Hahn and Meitner worked well together. At first she was deferential to him, but over time she became the recognized leader of their partnership, in the area of physics. In 1912, they moved to the Kaiser Wilhelm Institute for Chemistry, a facility funded by German industrialists. She was still unpaid, but Planck was able to get her an assistant position grading papers at the University with a small salary. Because she was developing a good reputation, the University of Prague offered her a position of associate professor with the possibility for advancement. As a result the Institute finally decided to give her a salary, although at the time still less than Hahn, so she decided to remain in Germany. Finally in 1917, Meitner became the head of her own department of radiophysics at the Institute.
The 1920s and 30s were a “golden era” in physics and Meitner was a prominent part of that. Einstein referred to her as “our Madame Curie” and Wolfgang Paul, a 1989 Nobel Prize winner considered her “a really great scientist” and the superior of Hahn. During this time she and Hahn primarily worked apart, but in 1934, she began experiments that required the expertise of a chemist and Hahn agreed to collaborate again. A number of scientists, including Meitner and Hahn, Enrico Fermi, and Irene Joliot-Curie, began their experimentation with uranium.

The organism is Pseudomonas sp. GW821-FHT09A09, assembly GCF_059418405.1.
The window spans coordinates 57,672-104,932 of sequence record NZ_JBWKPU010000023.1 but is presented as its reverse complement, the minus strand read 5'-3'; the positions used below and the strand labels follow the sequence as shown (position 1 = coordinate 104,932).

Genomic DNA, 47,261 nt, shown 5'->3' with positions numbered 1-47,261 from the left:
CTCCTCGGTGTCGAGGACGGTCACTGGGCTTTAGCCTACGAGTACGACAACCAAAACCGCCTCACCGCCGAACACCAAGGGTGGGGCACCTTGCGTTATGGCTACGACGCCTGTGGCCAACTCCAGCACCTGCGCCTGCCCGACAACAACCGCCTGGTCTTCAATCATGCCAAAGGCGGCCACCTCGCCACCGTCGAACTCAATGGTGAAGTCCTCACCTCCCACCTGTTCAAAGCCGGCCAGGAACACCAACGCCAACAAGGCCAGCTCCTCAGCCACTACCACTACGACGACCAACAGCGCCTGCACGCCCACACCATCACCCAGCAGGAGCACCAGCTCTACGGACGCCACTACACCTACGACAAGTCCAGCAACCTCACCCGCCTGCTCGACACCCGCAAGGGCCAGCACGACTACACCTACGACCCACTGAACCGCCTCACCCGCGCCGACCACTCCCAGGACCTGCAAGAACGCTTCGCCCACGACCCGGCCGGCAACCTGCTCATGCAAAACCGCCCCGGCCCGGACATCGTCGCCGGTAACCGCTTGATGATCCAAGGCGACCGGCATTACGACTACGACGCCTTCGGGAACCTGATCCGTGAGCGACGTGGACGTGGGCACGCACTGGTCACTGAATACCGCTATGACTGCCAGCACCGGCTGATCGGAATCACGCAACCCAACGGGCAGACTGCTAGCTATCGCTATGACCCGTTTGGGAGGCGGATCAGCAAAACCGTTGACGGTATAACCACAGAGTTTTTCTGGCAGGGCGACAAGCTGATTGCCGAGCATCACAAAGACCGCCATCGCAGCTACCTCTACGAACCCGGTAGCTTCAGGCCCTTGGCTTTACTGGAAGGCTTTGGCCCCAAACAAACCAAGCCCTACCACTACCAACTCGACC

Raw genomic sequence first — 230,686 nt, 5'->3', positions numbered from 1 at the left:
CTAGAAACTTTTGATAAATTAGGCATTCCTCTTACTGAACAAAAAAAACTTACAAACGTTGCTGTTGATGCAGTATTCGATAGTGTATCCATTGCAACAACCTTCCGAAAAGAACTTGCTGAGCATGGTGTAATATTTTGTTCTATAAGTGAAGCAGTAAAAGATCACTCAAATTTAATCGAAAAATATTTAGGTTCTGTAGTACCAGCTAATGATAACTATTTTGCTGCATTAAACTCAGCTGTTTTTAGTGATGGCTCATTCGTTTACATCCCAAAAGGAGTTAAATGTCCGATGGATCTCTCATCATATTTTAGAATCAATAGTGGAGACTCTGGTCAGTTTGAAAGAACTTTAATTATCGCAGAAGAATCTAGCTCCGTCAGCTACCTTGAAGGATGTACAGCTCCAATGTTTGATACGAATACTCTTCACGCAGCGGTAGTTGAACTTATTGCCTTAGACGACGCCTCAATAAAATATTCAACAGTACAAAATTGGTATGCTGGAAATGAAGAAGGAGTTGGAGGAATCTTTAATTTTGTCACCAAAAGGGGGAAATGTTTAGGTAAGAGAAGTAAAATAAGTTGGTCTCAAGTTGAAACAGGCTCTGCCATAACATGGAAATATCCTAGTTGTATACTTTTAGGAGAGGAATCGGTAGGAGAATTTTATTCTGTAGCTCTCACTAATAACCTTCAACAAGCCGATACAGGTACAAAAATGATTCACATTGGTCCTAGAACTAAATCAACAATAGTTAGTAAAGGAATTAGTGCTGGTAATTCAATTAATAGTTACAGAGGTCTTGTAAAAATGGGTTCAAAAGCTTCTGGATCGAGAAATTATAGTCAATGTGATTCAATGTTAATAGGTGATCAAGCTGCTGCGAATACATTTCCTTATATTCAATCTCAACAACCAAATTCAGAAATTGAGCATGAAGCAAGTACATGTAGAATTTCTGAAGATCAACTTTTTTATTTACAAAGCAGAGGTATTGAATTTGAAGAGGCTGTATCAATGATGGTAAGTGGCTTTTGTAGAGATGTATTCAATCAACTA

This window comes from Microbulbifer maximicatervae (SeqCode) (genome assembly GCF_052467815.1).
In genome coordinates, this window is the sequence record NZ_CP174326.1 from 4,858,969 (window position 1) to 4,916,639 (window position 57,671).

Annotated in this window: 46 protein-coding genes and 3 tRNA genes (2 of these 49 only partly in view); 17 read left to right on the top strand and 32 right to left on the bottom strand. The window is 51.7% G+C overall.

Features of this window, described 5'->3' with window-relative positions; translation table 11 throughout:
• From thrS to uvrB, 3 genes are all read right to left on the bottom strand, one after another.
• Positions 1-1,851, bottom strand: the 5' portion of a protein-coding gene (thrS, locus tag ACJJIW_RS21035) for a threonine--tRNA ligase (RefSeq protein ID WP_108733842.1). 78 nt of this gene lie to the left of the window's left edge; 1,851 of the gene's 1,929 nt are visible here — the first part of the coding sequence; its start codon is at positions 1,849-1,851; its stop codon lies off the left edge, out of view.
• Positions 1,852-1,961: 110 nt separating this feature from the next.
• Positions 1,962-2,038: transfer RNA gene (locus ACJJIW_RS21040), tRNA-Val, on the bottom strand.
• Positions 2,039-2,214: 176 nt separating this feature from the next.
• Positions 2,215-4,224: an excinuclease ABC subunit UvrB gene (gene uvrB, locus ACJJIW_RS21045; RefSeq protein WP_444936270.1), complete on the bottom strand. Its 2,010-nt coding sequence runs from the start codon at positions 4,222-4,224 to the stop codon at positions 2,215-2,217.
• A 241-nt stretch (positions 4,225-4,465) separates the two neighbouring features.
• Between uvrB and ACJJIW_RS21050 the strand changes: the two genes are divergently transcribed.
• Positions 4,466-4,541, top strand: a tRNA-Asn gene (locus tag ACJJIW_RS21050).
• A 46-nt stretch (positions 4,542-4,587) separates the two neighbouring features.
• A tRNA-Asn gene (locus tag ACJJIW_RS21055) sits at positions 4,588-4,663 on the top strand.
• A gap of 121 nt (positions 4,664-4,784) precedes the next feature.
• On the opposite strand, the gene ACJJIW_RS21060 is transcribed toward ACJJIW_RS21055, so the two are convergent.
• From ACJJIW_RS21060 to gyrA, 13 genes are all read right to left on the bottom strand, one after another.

Unfortunately, Lise wasn’t competing only with other physicists. In 1933, Jews such as Emmy Noether were expelled from university positions. Although Jewish, Meitner had been baptized a protestant and had an Austrian passport. This, and the fact that the Wilhelm Institute was not a government facility, gave her some protection. This ended however, when Hitler invaded Austria and the Institute was under increasing pressure even from within by Nazi-sympathizers. She now found herself with an invalid passport and a tenuous job. Friends abroad worked feverishly to find her a position and finally in 1938, she slipped over the border into the Netherlands with only a few possessions and moved on to take a position in Sweden.